6th Jul 2021 — An Italian Workshop in the time of Covid: Milan…

An Italian Workshop in the time of Covid: Milan International Design Studio (MInDS)

A year ago Milan had been a centre of the Covid epidemic in Italy. The planned workshop had been postponed for 15 months while both our countries struggled to gain control over the pandemic. I arrived in Milan as the lockdown eased, both here and there. I left it to the last minute to decide to travel there in person. When the government’s 17 May announcement permitted transit to amber countries, I took my chance to escape…. to warmer climes, the company of people and a project free from the bureaucratic roadblocks found in practice.

Students working in the open-air hall of POLIMI architecture department

The Politecnico di Milano (POLIMI) lies to the east of the city centre in a campus absorbed by urban growth. Architecture is housed in a building by Vittoriano Viganò (1970-83), originally intended as an exhibition building. The open air basement, configured as a triple-height forum, provides a cool collective workspace for students seeking respite from the heat of summer. I wondered how it worked in winter, when snow lies on the ground.

Map of Milan indicating key landmarks in orange and in green, the site (bottom) and POLIMI (top)

I was one of eight architect teams invited to run a two-week workshop with graduating Masters students, the culminating class of their final year. All studios were given the same brief: to design a regenerative masterplan for the site in Porta Romana destined to be the centre of the Athletes’ Village of the 2026 Winter Olympics.

Introduction to the studio project
Map of Milan rail yards, with the site highlighted

Formerly a two hectare swathe of subterranean train shunting yard on the city fringe, the site is already the focus of regenerative potential stimulated by the Prada Foundation’s location immediately to the south. Milan has developed ambitious plans over the past twenty years, seeking to consolidate its position as one of the most vibrant creative manufacturing economies of northern Europe. Locations such as City Life to the west and Porta Garibaldi to the north are set to be matched by development at Porta Romana in the south, all linked through by new green circle of parks and landscapes.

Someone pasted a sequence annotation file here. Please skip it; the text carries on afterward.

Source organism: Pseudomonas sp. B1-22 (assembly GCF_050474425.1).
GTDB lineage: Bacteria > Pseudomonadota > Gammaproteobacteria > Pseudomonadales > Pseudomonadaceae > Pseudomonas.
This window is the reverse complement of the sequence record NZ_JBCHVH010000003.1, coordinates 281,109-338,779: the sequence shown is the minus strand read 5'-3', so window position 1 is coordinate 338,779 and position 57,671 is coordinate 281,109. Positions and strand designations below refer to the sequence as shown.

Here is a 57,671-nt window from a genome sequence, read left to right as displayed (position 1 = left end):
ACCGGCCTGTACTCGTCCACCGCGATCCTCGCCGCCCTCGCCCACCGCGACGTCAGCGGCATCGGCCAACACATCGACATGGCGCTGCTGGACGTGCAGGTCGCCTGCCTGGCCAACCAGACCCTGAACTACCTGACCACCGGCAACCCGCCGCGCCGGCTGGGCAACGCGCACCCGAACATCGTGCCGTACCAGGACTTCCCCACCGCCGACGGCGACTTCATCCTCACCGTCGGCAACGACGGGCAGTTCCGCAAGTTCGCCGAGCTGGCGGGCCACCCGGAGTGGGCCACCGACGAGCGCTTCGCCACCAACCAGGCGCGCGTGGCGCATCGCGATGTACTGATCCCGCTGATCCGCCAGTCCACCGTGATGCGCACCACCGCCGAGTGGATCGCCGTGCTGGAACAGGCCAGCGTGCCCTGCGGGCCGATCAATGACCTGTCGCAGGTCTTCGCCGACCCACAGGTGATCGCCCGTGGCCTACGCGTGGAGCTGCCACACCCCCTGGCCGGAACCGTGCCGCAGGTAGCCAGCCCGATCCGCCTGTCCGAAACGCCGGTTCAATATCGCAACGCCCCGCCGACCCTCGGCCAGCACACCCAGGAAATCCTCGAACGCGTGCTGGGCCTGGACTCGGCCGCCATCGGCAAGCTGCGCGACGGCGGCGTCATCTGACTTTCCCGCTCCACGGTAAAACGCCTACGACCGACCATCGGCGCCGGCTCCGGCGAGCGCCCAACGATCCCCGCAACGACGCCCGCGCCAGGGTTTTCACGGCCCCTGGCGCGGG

Porta Romana
Porta Romana site with Prada Foundation tower visible on left
Site Plan

My studio comprised 21 students, 20 of whom were female. We started work on Saturday 19 June with an intro to the context behind the project and the city’s plans for transformation. A public competition for the athlete’s village has already been held and won; I did not look at this, not wishing to taint my thinking. Sunday followed with an extended exploration of the site on foot.

Student research reports

Students worked in teams to develop a collective proposal that addressed all scales of operation. Initially divided into seven groups, we asked them to research a series of topics to develop a deeper understanding of the site’s character and how it could respond to the changes expected of it over the next 50 years. Students explored themes of urban development/historical analysis, demographics, flexible housing models, sustainable futures, topography, ecology and construction techniques.